"It was terrifying," Fishwick admits. Aware that, if his book was a dud, word would travel through the trade faster than gossip at the Groucho, he approached only one agent, David Godwin. "I thought that if I sent it to lots of agents and they all turned it down, my life wouldn't be worth living. The sense of vulnerability I felt was over-powering." He need not have worried: Godwin brokered him a two-book deal with Cape.
Sacrifices, which has garnered excellent reviews, suggests he has recovered his confidence. Bleaker than his debut, it is the story of Christopher Hughes, by all appearances an honourable man, father and public school headmaster, but through the multiple narratives revealed to be a monster and emotional terrorist.
We are in Fishwick's bright office at Bloomsbury, where he has worked for the past year as publishing director following 20 years with HarperCollins. Outside, tourists laze in the Soho sunshine. It is one of London's hipper addresses - a sign of his employer's affluence, mainly thanks to Harry Potter. Neighbours include 20th Century Fox and the Football Association. Publishing rivals are located further away, in the nether reaches of W1 and beyond.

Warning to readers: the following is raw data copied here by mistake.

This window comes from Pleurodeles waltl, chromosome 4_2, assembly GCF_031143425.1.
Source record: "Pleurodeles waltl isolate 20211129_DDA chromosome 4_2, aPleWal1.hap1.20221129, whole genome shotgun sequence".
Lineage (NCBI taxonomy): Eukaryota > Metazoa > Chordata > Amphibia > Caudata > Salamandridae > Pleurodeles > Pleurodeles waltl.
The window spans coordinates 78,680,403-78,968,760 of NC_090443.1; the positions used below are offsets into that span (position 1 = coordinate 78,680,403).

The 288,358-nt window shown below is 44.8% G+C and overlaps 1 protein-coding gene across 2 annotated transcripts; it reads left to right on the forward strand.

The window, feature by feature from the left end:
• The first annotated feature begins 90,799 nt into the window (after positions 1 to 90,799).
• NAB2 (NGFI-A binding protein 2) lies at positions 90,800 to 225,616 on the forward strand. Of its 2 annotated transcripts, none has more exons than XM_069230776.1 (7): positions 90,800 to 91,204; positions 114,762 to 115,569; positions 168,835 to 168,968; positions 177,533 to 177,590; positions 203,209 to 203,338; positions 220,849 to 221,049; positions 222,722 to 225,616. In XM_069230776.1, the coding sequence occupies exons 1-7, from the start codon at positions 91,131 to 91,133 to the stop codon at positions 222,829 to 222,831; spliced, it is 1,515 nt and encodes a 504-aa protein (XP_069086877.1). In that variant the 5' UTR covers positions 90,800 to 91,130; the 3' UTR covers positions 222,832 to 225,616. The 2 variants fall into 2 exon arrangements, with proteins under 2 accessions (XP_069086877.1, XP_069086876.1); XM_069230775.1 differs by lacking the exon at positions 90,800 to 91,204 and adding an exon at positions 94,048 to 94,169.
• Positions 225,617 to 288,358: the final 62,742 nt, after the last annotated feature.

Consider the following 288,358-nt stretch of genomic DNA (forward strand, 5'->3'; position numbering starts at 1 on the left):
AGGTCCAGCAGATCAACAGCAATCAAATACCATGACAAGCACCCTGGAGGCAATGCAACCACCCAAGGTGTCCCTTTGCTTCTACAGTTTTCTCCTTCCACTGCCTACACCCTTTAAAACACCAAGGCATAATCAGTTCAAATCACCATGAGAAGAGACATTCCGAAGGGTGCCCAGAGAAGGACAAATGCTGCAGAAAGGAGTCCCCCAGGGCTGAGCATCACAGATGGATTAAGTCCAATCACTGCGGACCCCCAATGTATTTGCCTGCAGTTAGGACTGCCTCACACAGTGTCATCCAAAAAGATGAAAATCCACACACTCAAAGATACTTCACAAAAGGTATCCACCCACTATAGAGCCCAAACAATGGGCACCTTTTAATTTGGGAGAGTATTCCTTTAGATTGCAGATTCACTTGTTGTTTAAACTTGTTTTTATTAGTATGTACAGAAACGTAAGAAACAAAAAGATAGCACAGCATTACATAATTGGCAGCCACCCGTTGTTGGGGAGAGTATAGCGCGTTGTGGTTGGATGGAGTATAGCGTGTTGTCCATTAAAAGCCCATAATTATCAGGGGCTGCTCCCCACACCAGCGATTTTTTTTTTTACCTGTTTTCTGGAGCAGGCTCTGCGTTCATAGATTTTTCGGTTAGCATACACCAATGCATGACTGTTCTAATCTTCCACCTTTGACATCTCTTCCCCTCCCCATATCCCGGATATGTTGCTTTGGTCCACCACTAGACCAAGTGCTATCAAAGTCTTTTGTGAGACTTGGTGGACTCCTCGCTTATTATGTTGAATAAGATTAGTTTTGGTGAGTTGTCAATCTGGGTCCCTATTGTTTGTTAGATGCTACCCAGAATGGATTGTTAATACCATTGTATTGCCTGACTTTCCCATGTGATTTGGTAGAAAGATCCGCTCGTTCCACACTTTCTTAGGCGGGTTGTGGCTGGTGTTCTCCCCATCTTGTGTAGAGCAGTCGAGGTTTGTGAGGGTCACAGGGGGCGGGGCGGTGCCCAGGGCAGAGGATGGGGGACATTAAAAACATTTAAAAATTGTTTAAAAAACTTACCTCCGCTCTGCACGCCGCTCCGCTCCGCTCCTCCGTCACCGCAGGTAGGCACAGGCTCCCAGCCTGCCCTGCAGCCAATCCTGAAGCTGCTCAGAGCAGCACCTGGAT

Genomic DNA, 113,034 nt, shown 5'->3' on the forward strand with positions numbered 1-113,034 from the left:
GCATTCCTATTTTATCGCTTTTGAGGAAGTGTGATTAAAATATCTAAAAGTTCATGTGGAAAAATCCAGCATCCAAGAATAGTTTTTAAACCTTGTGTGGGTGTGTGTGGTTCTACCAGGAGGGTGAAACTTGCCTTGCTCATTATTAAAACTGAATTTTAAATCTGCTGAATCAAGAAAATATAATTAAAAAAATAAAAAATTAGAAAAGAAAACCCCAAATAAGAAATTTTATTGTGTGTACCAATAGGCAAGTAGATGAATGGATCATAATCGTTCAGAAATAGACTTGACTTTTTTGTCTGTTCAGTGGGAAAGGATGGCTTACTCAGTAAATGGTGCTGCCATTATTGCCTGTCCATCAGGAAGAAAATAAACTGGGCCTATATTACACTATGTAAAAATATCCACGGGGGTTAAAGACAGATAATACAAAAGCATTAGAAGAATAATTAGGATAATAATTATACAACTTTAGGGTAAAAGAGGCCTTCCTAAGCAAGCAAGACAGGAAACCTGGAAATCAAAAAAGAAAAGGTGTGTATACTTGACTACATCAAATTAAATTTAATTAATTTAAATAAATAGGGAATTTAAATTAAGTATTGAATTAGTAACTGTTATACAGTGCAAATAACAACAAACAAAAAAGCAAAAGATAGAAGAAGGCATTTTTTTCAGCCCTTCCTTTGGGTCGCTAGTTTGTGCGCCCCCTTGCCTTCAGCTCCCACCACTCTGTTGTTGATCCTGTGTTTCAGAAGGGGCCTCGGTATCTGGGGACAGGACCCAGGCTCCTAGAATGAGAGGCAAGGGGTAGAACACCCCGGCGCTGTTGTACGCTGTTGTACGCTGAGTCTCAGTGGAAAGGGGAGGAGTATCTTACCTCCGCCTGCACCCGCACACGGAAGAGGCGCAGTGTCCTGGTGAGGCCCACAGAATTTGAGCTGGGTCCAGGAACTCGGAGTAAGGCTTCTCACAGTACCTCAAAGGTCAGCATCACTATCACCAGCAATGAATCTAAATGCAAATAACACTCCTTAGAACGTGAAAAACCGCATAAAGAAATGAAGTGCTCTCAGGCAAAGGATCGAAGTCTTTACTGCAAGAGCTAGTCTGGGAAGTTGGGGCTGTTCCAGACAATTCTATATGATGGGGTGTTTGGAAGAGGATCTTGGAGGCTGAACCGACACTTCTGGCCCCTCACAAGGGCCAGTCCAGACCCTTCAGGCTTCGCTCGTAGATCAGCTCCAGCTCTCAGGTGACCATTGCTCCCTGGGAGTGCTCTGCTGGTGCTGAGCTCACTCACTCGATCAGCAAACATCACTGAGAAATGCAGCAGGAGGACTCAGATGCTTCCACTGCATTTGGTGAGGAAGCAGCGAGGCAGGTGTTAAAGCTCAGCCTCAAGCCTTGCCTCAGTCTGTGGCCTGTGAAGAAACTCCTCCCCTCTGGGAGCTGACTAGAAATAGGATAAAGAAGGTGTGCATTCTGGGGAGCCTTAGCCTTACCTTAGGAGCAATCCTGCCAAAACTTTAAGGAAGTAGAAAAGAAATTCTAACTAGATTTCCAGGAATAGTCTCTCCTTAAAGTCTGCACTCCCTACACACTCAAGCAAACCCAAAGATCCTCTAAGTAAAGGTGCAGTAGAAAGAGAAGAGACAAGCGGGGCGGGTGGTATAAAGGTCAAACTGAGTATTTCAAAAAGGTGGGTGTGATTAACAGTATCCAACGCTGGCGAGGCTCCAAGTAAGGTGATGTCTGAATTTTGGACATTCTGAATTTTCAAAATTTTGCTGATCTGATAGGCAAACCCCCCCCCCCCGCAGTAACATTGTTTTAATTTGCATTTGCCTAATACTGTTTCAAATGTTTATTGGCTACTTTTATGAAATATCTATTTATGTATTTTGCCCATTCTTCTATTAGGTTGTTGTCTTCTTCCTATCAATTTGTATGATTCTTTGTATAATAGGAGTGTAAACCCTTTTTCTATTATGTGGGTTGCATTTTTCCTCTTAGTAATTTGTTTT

Inevitably the conversation turns to Fishwick's day job. In the past few months Bloomsbury has become the Roman Abramovich of publishing, shelling out a fortune on author talent, taking advances to record breaking levels for the lucky few. Cookery writer Hugh Fearnley-Whittingstall and travel writer and historian William Dalrymple received £2m apiece. William Boyd was snapped up for £500,000, while David Blunkett's earned a reported £400,000.